I was writing my post about examining characters earlier this month, and another thought kept popping into my head while I was writing. Do you ever have that happen? It’s distracting, and a little annoying, though it gave me an idea for this follow up post.
As I sometimes sit and people watch, thinking about them as characters in their own stories, I start thinking about myself and my story. I think about how I got to where I’m at, the people who have come and gone in my life. As I study the characters around me in my life and the characters in my writing, I also study myself. What are my reactions to things, compared to how I think others would react? As I think about that woman’s motivation to go running this morning on a cold, rainy day, what is my motivation for sitting here staring out the window at the rain?
Maybe it’s being a little too analytical, but I can’t help it. I think all writers need a healthy amount of self-reflection. It’s hard to examine everything around you for inspiration and not end up examining yourself, as well.
The real problem is when I recognize how flawed I am and think, “Oh, crap. Why did I just do that? What the hell is wrong with me?”
Everyone needs a healthy dose of self critique, as well, though it’s easy to then get into your own head and start thinking worse things about yourself. It can end up being a self-deprecating spiral of doubt, worries and other feelings that aren’t needed in your life. No one is perfect, though it’s hard to remember that sometimes.
That being said, the most interesting characters aren’t the perfect ones. The ones that stick in your mind long after finishing a book, that you relish thinking about and reading more about, are ones that are human. They have flaws, and make mistakes, and you root for them all the more.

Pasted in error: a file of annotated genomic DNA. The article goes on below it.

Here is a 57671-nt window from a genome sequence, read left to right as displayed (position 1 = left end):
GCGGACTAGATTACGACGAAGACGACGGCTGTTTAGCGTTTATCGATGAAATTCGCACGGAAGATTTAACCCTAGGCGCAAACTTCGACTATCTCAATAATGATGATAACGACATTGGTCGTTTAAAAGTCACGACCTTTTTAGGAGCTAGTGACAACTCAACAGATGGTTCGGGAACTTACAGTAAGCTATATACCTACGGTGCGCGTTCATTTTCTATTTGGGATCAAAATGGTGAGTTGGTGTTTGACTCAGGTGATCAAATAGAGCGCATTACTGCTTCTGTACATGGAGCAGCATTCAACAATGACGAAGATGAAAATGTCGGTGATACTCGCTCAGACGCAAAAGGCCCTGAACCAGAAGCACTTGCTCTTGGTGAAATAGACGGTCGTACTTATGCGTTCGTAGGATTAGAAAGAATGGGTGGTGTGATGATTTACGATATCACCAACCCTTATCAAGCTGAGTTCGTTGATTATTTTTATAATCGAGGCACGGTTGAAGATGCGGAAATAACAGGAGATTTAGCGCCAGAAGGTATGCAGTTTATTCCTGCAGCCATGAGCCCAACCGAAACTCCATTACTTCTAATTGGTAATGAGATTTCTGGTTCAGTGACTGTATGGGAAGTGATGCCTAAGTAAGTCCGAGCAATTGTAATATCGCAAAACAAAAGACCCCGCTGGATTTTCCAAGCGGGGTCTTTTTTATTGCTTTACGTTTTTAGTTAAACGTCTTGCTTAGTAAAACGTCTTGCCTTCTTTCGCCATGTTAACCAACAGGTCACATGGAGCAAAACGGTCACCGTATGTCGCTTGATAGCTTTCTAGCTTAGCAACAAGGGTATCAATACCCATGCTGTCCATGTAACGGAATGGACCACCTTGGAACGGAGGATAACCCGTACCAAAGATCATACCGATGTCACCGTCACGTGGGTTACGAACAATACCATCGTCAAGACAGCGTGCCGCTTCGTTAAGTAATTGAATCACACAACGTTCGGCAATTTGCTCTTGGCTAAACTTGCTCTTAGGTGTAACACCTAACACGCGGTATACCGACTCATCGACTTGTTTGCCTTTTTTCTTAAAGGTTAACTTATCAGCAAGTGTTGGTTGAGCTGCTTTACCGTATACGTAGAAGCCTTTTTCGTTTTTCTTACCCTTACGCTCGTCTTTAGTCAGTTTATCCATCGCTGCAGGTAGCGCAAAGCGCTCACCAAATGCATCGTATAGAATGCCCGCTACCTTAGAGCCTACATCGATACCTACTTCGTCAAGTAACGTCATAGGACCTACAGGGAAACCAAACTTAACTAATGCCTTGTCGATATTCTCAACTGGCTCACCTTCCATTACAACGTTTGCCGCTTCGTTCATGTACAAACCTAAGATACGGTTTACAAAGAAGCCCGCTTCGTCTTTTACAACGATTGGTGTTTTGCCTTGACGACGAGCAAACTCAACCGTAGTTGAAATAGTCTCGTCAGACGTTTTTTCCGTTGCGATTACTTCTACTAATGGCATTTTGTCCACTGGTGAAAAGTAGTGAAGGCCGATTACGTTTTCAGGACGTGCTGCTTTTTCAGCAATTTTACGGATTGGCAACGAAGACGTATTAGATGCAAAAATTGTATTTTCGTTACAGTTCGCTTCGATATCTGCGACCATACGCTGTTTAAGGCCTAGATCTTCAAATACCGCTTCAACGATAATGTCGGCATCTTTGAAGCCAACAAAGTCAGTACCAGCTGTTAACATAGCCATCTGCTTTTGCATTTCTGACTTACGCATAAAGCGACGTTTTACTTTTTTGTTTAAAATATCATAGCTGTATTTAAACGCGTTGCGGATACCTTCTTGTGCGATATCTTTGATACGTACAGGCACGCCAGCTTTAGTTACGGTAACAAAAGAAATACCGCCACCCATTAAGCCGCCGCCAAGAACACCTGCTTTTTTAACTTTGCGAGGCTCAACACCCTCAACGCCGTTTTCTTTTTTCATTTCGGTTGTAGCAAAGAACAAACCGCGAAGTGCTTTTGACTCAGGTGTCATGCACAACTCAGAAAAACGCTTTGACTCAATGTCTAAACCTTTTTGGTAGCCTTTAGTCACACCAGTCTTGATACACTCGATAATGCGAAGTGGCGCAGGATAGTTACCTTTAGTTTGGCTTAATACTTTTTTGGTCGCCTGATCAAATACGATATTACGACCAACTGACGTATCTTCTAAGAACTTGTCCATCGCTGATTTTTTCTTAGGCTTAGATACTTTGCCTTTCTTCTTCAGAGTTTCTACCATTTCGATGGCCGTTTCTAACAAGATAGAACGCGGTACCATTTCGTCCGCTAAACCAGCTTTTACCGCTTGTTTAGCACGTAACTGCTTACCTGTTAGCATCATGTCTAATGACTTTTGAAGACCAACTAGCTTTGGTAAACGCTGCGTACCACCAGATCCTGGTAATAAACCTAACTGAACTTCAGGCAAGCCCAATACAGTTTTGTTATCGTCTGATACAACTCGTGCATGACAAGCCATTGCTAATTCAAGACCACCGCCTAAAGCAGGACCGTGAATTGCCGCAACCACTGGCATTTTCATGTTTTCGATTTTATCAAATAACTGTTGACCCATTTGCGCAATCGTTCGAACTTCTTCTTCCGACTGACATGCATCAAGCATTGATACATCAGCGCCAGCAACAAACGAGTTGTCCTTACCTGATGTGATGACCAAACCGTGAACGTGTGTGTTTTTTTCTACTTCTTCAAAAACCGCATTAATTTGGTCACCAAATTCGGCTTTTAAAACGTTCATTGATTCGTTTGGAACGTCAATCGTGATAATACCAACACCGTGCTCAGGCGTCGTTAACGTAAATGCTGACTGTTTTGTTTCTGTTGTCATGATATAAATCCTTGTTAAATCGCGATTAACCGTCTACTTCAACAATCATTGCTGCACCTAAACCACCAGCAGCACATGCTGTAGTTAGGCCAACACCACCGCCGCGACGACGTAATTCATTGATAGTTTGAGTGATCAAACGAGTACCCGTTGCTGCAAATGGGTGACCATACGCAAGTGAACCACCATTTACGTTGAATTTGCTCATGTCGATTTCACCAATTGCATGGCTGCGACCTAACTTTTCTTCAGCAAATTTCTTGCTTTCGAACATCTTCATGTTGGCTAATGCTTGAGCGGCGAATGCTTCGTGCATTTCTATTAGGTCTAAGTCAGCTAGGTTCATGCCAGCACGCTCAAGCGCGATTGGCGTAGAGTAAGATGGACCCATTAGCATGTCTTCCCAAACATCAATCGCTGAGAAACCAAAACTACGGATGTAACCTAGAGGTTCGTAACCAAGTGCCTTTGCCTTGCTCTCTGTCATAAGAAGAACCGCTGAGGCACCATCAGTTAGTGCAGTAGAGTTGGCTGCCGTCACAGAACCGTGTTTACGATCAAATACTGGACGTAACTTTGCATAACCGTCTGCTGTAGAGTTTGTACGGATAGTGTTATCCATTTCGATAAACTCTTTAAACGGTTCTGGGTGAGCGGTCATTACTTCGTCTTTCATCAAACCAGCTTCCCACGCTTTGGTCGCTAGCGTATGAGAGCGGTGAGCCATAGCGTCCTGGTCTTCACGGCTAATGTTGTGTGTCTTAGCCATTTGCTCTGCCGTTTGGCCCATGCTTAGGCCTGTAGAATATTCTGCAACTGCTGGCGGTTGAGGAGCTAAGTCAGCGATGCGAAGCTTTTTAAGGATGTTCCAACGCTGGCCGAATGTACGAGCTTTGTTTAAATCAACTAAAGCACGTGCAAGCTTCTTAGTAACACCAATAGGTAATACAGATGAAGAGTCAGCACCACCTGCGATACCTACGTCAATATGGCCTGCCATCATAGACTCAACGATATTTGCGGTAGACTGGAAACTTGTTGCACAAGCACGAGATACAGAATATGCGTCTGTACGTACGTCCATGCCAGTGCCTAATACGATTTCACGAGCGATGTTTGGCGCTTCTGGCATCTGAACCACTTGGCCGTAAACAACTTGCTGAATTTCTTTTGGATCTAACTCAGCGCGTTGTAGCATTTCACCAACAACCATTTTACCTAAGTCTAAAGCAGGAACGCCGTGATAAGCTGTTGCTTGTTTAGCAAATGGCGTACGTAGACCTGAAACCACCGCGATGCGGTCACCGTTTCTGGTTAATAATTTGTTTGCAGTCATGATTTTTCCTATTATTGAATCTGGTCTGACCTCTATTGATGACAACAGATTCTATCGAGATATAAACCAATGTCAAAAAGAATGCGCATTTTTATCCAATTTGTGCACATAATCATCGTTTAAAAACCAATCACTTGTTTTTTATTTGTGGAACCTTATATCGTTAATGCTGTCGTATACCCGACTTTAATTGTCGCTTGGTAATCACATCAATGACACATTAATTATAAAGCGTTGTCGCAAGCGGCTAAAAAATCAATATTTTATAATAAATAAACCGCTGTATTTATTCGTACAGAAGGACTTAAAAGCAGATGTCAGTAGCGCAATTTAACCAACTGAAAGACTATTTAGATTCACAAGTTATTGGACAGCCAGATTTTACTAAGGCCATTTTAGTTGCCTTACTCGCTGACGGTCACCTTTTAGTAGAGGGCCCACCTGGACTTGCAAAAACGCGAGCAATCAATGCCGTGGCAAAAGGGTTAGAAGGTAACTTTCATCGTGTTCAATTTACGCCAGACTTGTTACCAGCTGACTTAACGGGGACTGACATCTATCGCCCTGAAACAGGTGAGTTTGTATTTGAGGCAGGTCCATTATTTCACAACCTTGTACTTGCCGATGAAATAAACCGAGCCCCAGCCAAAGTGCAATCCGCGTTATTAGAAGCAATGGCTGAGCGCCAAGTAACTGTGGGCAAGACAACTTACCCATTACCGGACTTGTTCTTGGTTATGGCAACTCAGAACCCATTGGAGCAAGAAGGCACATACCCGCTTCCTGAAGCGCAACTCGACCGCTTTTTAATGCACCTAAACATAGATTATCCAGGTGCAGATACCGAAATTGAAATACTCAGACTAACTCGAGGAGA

One of my favorite books growing up was Crown Duel by Sherwood Smith. In it, the main character is very human. She makes mistake after mistake (though always with the best intentions). She misjudges people and situations. She has a tendency to look at things with a distrustful eye, and finds it hard to forgive when she’s made to feel like a fool (or thinks she has). She’s also very brave, and wants what’s best for her family and her country.
When Smith was writing her as a character, she showed all her flaws. She also didn’t scrimp on details of how things really looked. When there was fighting, things weren’t pretty (though she wasn’t gory, by any means.) When Mel cried, it was a real, sobbing cry, with tears, puffy eyes, hiccuping intakes of breath, and everything that normal people go through when they have a good cry. There’s no Hollywood crying here, where the woman still looks gorgeous even though she’s crying.
Smith made it real, and I appreciated that. It’s one of the reasons I’ve gone back to this book and reread it multiple times. As I write, I try and remember how she created her characters, how their flaws make them real.
I’ll say it again: No One is Perfect. So I keep that in mind and keep writing.
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